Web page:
I am already feeling bad, just tired and a bit glum. I thought getting up early and getting out of the house would help. So I decide to scoot down to the local café. It’s a route I’m familiar with and I know the bumps on the footpath to dodge to make the trip easier. Eager for coffee I switch the vehicle onto high speed (still turtle slow) and fly down the hill. Gliding. Feeling so free. It’s a sunny day, things are looking good. However, half way between my home and the café I hear a huge crash behind me. I stop still, the brakes work spontaneously, unlike when my brain instructs my body to move – a delayed awkward jerky response. So I’m stopped but I turn my head and see my walking frame lying on its side, almost in fetal position. The black iron bracket that normally is secured onto the back of my scooter is lying with it- It’s snapped. Without my frame I’m stranded on my scooter. I just peer at it in disbelief. I can’t even reach it to pick it up. Onlooking commuters stare. I’m glad I can’t see their looks (combo of their dirty windows and my bad vision) but I can sense them. I hate to think what their saying. I guess at least they’re entertained while they sit in bumper to bumper traffic.
A man walking his little Dog stops behind me and whilst marching on the spot, as not to lower his heart rate, stares at the frame and scratches his head.
“Oh Dear….Oh….What happened?” he asks perplexed
I wasn’t sure. I shrug my shoulders.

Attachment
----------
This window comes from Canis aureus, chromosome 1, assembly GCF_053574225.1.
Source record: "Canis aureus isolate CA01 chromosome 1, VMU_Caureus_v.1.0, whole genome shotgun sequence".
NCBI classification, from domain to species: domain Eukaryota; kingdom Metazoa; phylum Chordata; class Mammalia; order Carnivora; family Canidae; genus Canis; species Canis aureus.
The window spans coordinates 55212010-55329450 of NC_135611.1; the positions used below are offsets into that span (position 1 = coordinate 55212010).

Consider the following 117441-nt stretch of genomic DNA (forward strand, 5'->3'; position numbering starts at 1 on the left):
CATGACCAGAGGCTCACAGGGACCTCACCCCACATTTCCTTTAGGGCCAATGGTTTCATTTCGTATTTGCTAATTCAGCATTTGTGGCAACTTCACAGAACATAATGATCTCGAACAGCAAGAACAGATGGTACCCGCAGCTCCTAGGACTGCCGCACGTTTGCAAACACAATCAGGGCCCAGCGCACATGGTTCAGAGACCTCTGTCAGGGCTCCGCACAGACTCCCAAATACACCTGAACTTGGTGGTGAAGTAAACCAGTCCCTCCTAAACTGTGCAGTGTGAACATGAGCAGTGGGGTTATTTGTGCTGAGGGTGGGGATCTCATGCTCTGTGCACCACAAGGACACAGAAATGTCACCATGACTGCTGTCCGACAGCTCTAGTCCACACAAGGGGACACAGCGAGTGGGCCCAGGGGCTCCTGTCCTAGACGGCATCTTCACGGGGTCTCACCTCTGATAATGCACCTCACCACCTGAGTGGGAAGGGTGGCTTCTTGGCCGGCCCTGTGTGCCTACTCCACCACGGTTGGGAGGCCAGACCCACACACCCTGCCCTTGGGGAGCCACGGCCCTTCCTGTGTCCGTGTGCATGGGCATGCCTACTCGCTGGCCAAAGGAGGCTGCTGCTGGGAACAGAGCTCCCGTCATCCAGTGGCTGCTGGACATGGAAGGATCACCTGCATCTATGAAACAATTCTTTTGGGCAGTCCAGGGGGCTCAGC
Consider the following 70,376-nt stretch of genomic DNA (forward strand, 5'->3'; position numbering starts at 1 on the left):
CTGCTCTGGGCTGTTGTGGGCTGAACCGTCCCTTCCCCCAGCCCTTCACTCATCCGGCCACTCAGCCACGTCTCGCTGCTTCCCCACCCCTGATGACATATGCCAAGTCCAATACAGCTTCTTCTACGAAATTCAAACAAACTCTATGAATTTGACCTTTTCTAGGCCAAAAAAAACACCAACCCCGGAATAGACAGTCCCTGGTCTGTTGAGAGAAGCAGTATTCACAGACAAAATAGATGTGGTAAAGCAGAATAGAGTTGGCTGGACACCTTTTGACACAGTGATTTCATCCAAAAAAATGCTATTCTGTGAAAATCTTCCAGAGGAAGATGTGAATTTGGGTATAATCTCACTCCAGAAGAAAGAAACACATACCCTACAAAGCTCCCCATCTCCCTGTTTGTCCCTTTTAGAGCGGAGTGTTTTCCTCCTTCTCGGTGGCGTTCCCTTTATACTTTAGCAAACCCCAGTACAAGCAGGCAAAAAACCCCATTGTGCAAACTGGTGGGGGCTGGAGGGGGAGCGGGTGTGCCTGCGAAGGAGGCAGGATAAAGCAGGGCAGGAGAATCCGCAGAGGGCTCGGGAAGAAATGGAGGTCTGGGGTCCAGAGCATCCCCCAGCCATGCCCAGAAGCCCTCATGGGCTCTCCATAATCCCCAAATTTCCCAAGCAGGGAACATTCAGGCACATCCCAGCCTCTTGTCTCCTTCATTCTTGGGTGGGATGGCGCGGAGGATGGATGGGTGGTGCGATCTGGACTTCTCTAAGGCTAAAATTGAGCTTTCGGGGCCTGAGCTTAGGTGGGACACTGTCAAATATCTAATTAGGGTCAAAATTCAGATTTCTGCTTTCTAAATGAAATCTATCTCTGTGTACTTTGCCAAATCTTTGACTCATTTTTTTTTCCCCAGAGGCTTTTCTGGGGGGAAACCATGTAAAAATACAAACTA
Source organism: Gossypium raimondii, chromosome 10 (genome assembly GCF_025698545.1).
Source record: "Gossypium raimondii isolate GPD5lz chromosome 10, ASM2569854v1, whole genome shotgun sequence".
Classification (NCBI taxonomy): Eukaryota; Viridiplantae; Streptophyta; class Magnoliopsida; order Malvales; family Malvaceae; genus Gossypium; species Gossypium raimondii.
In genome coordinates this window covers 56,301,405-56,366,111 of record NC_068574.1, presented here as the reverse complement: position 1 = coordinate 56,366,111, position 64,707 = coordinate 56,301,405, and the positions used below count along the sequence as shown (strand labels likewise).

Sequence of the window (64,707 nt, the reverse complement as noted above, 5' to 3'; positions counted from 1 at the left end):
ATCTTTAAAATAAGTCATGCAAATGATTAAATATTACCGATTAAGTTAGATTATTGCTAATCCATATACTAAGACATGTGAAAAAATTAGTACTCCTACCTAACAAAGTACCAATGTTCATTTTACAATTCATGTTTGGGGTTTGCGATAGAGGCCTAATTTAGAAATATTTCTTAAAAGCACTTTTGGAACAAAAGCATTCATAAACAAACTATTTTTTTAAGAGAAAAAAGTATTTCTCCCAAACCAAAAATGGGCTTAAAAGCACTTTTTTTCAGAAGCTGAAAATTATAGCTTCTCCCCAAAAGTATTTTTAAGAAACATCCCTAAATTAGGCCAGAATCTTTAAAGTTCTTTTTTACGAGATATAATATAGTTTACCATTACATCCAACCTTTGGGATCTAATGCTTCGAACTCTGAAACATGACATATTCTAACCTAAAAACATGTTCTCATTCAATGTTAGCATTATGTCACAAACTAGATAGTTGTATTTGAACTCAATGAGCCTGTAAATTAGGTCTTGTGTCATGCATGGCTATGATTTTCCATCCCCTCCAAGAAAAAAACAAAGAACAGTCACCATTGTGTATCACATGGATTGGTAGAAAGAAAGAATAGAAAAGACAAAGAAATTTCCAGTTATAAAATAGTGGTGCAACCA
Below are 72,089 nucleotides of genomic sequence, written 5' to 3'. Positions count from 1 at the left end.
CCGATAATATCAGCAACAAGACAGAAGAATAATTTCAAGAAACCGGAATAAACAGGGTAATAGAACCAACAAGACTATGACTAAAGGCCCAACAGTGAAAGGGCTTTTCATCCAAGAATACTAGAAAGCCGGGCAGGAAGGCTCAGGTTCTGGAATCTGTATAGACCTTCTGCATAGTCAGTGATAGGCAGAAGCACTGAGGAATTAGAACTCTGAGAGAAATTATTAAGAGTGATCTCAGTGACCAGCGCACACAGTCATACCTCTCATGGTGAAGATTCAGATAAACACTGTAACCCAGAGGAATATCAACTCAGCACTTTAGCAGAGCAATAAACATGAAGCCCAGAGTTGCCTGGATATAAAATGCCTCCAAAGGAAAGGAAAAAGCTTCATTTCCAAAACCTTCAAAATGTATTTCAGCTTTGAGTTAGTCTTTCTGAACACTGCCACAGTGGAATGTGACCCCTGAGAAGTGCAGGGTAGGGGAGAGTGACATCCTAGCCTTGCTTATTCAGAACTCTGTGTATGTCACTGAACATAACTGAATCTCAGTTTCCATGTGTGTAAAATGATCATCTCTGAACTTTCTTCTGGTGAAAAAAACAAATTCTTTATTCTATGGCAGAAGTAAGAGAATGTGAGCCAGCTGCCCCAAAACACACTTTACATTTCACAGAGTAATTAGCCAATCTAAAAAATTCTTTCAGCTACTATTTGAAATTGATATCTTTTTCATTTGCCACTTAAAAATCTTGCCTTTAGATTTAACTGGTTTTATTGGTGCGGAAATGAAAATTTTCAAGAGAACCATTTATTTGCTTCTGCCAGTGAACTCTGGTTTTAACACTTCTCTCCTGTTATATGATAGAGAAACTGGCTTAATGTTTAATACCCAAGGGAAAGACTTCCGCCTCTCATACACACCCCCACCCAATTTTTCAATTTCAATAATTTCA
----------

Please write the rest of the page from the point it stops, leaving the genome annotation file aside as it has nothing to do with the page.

“It’s snapped!” he said, proceeding to go into fix it mode and securing the black strong iron bracket with a green recycled flimsy dog poo bag. Although I am appreciative of his help but knew that it wouldn’t hold.
To cut a long story short the man carried my frame like a folded newspaper under his right arm to my local café. I scoot separately and then once he arrives, offer him a coffee (secretly glad when he declines as I have lots of work to do) and go inside like it was a regular morning.
“Hi Em, how are you today” the waiter asks…”Same coffee as usual” He continues
“Yep” I reply, wishing that my morning had been as ‘normal’ as my coffee. From the chaos in the café of other coffee deprived people, I sense that explaining why my day hadn’t started well was pointless. It was a rhetorical question. I swallow my tears and take a shallow breath, sitting in my ‘usual’ spot.
My mind is in fast forward with questions, “How will I get home? How do you get a welder? Do they exist in the city? Who can I call?
I text my mum in Castlemaine, “Know a welder?” I pose.
It’s times like this that we do want to just cry and position ourselves in a question-mark-like shape as if to say “Why Me?”. However, this happens to us all. Remembering that we can choose to let this be a freak event or dramatise it to impact the remainder of our day. Take control over your emotions and remember that things like this happen to us all, we are not alone.